Chapter 13 Ending a Contract

I. Contracts may be terminated by:

  1. Performance
    • Time:
      • if time is not mentioned in a contract, the court will consider completion in a reasonable time suitable
      • if time is essential to the contract, the courts would limit the amount of reasonable time (contract for food, etc.)
      • if a time limit is mentioned in a contract and time is not essential, the courts will still allow additional or reasonable time for completion
      • if a contract cleary states, “time is of the essence,” the time period stated will be enforced by the courts
    • Satisfaction:
      • the law requires that services are to be performed in a satisfactory manner
      • if a dispute arises based on a satisfaction of service, the court will use the reasonable person test
        1. “would the job be considered satisfactory by a reasonable person.”
        2. the judge and jury would decide this in court
      • Contracts which state, “to the other parties satisfaction” must perform to the satisfaction of the other party to be bound
    • Substantial:
      • General Rule: “In most instinces if a contract is not fully completed or not to complete performance, the party suing will win”
      • Exception to the General Rule:
        1. The Doctrine of Substantial Performance states that if a contract is slightly less than complete and the major requirements of the contract have been fulfilled the party performing can recover agreed upon amount of contract. The performing party is responsible for the amount of the work not completed (the courts would consider it unfair to deny payment due to minor incompletions) (i.e.:construction contracts)
    • Tender: an offer to do what has been agreed upon in a contract. this is called “making tender”
      • Tender of performance: fulfilling an act to a contract
        • If tender of performance is rejected- that party will be excused from fulfilling the contract
      • Tender of payment: fulfilling payment to a contract
        • If tender of payment is rejected- the party is not excused from paying the debt
  2. Agreement: contracts are created mutually and can be terminated mutually at any time of a contract through: mutual release, accord and satisfaction
    • Mutual Release- both parties to a contract mutually agreed to end the contract, thus each party agrees to give up their consideration
    • Accord and Satisfaction- one party ends a contract due to unforeseen circumstances (money problems). The one party offers new consideration. The second parties acceptance is the accord and the carrying out of the promise is the satisfaction.
  3. Impossibility of Performance: legally impossible to perform a contract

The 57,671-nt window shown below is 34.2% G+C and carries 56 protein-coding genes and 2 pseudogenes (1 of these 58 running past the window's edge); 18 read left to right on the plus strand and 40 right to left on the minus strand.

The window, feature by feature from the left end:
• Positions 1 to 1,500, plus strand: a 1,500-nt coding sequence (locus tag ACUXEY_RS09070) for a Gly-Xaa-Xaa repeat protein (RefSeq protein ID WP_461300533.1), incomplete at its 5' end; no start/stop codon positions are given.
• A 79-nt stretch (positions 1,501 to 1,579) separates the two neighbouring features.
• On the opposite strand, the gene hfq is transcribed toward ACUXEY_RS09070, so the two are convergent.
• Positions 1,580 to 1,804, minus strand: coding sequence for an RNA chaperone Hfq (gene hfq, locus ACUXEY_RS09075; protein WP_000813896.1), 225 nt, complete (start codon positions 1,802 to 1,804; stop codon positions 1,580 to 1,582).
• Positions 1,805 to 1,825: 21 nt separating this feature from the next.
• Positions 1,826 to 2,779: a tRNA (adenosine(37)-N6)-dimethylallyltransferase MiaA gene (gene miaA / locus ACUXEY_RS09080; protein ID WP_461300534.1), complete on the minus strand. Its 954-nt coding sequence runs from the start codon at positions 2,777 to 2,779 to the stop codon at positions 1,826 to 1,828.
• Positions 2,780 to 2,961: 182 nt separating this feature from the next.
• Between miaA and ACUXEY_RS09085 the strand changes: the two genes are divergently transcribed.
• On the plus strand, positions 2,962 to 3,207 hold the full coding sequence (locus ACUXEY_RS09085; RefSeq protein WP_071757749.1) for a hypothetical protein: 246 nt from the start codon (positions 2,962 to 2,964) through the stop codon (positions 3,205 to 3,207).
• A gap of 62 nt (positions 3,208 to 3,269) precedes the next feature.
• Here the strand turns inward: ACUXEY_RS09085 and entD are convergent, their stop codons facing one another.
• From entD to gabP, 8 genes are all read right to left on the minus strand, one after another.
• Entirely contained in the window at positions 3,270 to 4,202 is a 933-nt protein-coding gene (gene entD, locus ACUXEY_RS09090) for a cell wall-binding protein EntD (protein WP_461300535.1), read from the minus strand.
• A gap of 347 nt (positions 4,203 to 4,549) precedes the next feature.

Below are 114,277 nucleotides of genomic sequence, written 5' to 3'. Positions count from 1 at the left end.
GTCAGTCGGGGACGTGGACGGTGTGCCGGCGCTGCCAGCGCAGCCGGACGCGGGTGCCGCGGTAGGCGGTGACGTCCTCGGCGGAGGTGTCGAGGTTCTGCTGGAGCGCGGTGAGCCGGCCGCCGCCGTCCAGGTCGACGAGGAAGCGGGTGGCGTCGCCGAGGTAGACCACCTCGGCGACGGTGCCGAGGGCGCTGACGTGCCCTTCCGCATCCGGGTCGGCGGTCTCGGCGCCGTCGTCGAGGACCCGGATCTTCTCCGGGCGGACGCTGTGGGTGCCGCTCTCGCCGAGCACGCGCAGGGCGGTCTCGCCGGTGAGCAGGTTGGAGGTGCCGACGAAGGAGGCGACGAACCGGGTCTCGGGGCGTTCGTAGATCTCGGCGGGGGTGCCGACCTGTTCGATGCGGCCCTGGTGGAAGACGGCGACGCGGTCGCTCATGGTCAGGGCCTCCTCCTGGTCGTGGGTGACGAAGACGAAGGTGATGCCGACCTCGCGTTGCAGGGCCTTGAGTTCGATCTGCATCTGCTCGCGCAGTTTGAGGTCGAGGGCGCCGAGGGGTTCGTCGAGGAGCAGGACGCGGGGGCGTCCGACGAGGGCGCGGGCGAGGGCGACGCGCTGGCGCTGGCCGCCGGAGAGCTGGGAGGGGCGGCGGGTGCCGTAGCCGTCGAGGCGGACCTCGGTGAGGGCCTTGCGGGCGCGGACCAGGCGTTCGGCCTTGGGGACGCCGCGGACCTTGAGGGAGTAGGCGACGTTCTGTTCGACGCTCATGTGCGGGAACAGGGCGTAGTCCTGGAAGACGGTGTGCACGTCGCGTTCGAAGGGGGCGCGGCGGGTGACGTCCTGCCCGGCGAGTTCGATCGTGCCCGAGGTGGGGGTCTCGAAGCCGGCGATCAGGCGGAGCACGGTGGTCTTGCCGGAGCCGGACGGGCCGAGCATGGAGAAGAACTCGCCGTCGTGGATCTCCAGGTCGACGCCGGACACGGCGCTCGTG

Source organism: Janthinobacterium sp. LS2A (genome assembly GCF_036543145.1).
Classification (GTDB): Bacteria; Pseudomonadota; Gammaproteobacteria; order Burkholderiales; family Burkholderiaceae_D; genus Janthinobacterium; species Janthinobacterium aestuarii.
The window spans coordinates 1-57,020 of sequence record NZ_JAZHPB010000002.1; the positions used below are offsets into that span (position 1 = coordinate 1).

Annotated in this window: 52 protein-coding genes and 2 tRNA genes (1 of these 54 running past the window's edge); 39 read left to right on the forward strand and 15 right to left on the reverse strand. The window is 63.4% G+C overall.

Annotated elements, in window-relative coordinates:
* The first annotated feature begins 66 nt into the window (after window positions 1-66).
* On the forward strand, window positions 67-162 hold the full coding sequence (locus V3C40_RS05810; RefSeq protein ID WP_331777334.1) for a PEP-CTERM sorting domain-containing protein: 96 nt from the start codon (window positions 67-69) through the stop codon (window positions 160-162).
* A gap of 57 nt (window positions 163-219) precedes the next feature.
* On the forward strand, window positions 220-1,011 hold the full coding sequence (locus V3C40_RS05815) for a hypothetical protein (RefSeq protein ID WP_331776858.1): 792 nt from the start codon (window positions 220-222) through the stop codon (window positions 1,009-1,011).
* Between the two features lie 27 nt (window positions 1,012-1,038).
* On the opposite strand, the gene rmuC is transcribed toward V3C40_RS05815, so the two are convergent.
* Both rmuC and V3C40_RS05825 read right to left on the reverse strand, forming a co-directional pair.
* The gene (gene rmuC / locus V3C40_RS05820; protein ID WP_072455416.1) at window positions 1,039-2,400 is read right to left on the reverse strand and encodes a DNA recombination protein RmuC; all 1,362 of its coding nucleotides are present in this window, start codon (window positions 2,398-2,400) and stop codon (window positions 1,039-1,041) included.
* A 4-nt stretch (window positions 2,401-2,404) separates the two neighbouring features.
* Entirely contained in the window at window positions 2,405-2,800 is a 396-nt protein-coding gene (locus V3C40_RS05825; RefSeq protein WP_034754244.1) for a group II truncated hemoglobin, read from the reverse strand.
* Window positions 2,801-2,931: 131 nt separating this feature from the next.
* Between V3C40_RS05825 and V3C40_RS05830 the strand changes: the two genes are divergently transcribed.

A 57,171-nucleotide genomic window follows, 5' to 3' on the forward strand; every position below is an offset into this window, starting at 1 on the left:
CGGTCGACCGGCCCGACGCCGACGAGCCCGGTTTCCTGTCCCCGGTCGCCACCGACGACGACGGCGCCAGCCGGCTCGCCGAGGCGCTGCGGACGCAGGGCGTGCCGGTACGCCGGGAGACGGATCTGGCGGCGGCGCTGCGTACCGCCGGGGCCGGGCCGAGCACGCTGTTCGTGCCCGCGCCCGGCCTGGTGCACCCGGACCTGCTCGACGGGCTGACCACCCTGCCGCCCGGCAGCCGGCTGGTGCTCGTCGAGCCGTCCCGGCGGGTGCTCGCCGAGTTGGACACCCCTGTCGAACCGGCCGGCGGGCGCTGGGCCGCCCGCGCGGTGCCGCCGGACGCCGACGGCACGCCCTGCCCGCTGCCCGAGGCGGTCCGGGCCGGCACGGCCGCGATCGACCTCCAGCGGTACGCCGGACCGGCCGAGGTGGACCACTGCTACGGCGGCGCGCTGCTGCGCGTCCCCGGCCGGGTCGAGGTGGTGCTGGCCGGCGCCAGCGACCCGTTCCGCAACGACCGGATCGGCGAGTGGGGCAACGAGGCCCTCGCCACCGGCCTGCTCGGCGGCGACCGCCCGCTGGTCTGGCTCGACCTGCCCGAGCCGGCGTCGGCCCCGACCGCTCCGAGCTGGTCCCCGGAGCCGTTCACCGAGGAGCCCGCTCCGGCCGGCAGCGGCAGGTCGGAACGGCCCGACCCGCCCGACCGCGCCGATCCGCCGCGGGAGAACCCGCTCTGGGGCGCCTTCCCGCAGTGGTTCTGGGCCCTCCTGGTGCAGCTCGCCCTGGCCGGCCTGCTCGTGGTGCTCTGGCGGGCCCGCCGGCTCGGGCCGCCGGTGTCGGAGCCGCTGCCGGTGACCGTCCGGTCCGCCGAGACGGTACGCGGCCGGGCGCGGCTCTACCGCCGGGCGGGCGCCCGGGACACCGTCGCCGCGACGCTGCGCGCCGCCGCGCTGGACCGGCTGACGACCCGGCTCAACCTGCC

• Courts allow contracts to be discharged to:
      • Death or Illness of one party (unless party assigns contract to another)
      • Destruction of Exact Subject Matter
      • Illegality– when performance of a contract becomes illegal (ex: tobacco laws, drug laws, product laws)
  4. Operation of Law– the law protects the interests of society through legislation that enables contracts to be discharged
    • Wrongful Alteration– any intentional, fraudulent alteration of a contract will terminate that contract under the law
    • Statute of Limitations– the legal time allow for an individual to bring a law suit on a contract. After the time has expired, the contract is considered discharged or terminated and legal action against the contract is not possible
      1. Individual state satutes specify the time limit to enforce a contract
      2. Generally an individual has 4 years to file a law suit for the failure to perform a contract for the sale of goods
      3. There will be a “time out” when a creditor is a minor or mentally ill
      4. When a debtor renews an expired contract, a new time period may be established
    • Bankruptcy– the law protects individuals who are unable to pay a debt for a period of time
      1. Under US Constitution, bankruptcy laws were passed to discharged contracts that could not be performed
      2. Filing for bankruptcy prevents any individual from being sued for failure to pay. English Common Law would sentence an individual to prison for this failure to pay
      3. Certain debts can not be discharged under bankruptcy laws such as:
        1. educational loans- for first 5 years
        2. taxes
        3. alimony
        4. child support

 

 

 

 

 

 

 

 

 

 

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